“What?” I asked, pretending not to know why she was reacting that way.

“What is happening here?” Eleven asked, tacking on to her sister’s performance with her eyes wide. “What’s going on?”

“What?” I asked again.

Thirteen put a hand to her chest in Victorian fashion, and both girls proceeded to go upstairs to their rooms to wash up. I just shook my head at all the silliness and went back to the sofa. By the time they came back down, I felt depleted of the little bit of energy I’d spent during the day. I went back to the sofa.

“What was going on before?” I asked Thirteen.

“I have no idea what you’re talking about,” she said, our family’s code for taking the Fifth Amendment.

I suppressed a smile, a signal for me that I really was feeling better.

Since Monday we’ve all gone back to our normal routines. My husband recovered from his laryngitis. I’m almost back to a hundred percent after the cough/cold/flu I endured.

This morning, Thirteen came downstairs for breakfast before school.

“My throat feels a little scratchy,” she said.

I held up a finger to her. “No. I forbid it. You can’t.”

She rolled her eyes.

“It’s all you guys’s fault,” she said, glancing at me and her dad.

“What did we do?” my husband asked.

The ribbing continued, and Thirteen took a handful of cough drops to school just in case. I hope it’s just the run-of-the-mill, fall-season throat scratchiness and nothing more serious. From recent experience, I know how miserable the more serious version can make a person. But the girls have shown me that they know exactly what to expect if one of them does get sick, because they took such good care of me.

Sometimes when parents are in the thick of actual act of parenting, we don’t know if what we’re doing is making a difference. If what we’re trying to teach the kids is actually sticking. Weeks like this offer me reassurance that it is.

Latest Chart: Annoying your kids and finding Dinah

August 16, 2019

By Ekta R. Garg

I stared from the dock at the lake. The placid green-blue water reminded me of the Caribbean, but no Caribbean country featured a collection of tall peaks circling the water. The sweeping mountain range gazed down, offering a vista of a glacier the color of a summer morning peering over the top of the range as if it wanted to play hide-and-seek.

With a little help, some gentle coaxing, and minimal instructions from the friendly (and I’d definitely say optimistic) gentleman running the dock, I climbed into a canoe with a paddle. He seemed to have no trouble whatsoever believing that I could not only paddle the small boat but also make it to a destination and back to the dock. On purpose.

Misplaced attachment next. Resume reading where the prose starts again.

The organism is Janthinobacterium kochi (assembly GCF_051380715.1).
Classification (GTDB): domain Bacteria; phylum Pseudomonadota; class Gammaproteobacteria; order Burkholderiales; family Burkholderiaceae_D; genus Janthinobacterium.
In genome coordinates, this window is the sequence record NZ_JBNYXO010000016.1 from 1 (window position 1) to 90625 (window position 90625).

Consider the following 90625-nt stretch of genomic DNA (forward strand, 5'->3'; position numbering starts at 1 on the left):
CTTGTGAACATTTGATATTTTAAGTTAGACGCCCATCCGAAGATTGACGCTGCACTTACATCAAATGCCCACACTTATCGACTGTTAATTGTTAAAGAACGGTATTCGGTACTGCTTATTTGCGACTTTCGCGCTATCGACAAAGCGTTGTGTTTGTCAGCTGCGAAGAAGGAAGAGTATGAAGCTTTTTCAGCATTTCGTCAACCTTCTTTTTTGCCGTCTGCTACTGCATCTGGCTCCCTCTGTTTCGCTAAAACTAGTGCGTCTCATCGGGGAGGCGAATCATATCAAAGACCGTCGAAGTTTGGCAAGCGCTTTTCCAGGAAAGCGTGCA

Maybe it was the scenery around me that defined “picture-postcard perfect.” Since arriving in Norway, I’d had trouble holding on to the stresses of my life back home. How could I, when the mountains invited me to take a seat by their side and just let myself be? Everywhere we looked, everywhere we walked, the scenery and the people greeted us with a benevolence that seemed to come from a storybook. How would it feel to uncurl my fist and let all my worries slip through my fingers?

“We’re not making any progress.”

I suppressed a sigh. Maybe it wasn’t so hard to find an ounce of that stress. Especially with a tween and a teen in the same boat as me.

After the nice man at the dock pushed us off, we all started to paddle. The first few attempts took us in literal circles. We’d done some mild white water rafting earlier in the week during the first part of our tour, so I tried to remember what the rafting guide told us to do and paddle according to those instructions.

It didn’t work very well. The girls continued to let loose their complaints into the air above us, and it baffled me for a minute whether the valley was the right place for them to do so. The serenity of the Norwegian landscape had muted my daily frustrations. Hadn’t they felt its magic too?

“This is hard.”

“Here, why don’t we paddle on opposite sides?” I suggested from the back of the canoe. “[Eleven], you and I will paddle on the same side, and, [Thirteen], you paddle on the opposite side from [Eleven]. And it’s your job to make sure you paddle in the same rhythm as her.”

The girls fell into a better cadence of paddling. After 10 or 12 strokes, though, they lost it again. Eleven couldn’t see this at all, of course, since she sat at the front. Thirteen either hadn’t seen it or was concentrating too hard on paddling to care.

Without warning, without saying another word, I started to sing.

“I’ve been working on the railroad, all the livelong day! I’ve been working on the railroad, just to pass the time away!”

“What is that?” Eleven asked as if she’d smelled something rotten.

“Where did you learn that song?” Thirteen asked, her tone expressing her eyeroll.

I stopped singing. “In school. It’s a really old song people used to sing for jobs like…well, working on the railroad. You know, when you needed to follow a certain rhythm to do your work. Can’t you hear the whistle blowing, to rise up so early in the morning? Can’t you hear the captain shouting…”